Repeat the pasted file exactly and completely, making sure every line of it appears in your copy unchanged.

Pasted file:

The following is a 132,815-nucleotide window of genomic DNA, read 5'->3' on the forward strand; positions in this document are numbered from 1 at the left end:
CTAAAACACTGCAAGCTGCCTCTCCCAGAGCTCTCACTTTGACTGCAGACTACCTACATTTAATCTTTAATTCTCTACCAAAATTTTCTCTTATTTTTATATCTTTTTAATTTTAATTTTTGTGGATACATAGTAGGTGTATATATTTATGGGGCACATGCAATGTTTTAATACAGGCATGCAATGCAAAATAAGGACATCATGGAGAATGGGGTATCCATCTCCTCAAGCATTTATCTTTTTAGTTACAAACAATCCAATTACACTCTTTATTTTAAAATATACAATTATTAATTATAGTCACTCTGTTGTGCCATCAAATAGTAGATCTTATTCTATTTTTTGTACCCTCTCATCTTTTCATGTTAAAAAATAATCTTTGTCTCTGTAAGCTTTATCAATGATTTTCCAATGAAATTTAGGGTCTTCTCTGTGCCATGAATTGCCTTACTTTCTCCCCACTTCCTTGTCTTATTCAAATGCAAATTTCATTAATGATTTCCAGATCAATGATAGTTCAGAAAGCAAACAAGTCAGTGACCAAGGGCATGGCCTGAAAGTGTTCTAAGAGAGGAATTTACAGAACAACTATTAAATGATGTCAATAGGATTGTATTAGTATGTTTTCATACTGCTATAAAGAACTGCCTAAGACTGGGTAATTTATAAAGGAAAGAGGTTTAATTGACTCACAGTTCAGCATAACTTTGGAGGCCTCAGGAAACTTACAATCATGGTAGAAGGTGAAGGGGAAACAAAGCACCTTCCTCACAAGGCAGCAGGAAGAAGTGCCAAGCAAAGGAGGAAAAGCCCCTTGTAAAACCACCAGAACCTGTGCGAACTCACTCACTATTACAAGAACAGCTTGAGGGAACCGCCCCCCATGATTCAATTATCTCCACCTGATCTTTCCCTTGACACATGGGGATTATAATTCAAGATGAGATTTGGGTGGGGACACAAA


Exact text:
The following is a 132,815-nucleotide window of genomic DNA, read 5'->3' on the forward strand; positions in this document are numbered from 1 at the left end:
CTAAAACACTGCAAGCTGCCTCTCCCAGAGCTCTCACTTTGACTGCAGACTACCTACATTTAATCTTTAATTCTCTACCAAAATTTTCTCTTATTTTTATATCTTTTTAATTTTAATTTTTGTGGATACATAGTAGGTGTATATATTTATGGGGCACATGCAATGTTTTAATACAGGCATGCAATGCAAAATAAGGACATCATGGAGAATGGGGTATCCATCTCCTCAAGCATTTATCTTTTTAGTTACAAACAATCCAATTACACTCTTTATTTTAAAATATACAATTATTAATTATAGTCACTCTGTTGTGCCATCAAATAGTAGATCTTATTCTATTTTTTGTACCCTCTCATCTTTTCATGTTAAAAAATAATCTTTGTCTCTGTAAGCTTTATCAATGATTTTCCAATGAAATTTAGGGTCTTCTCTGTGCCATGAATTGCCTTACTTTCTCCCCACTTCCTTGTCTTATTCAAATGCAAATTTCATTAATGATTTCCAGATCAATGATAGTTCAGAAAGCAAACAAGTCAGTGACCAAGGGCATGGCCTGAAAGTGTTCTAAGAGAGGAATTTACAGAACAACTATTAAATGATGTCAATAGGATTGTATTAGTATGTTTTCATACTGCTATAAAGAACTGCCTAAGACTGGGTAATTTATAAAGGAAAGAGGTTTAATTGACTCACAGTTCAGCATAACTTTGGAGGCCTCAGGAAACTTACAATCATGGTAGAAGGTGAAGGGGAAACAAAGCACCTTCCTCACAAGGCAGCAGGAAGAAGTGCCAAGCAAAGGAGGAAAAGCCCCTTGTAAAACCACCAGAACCTGTGCGAACTCACTCACTATTACAAGAACAGCTTGAGGGAACCGCCCCCCATGATTCAATTATCTCCACCTGATCTTTCCCTTGACACATGGGGATTATAATTCAAGATGAGATTTGGGTGGGGACACAAA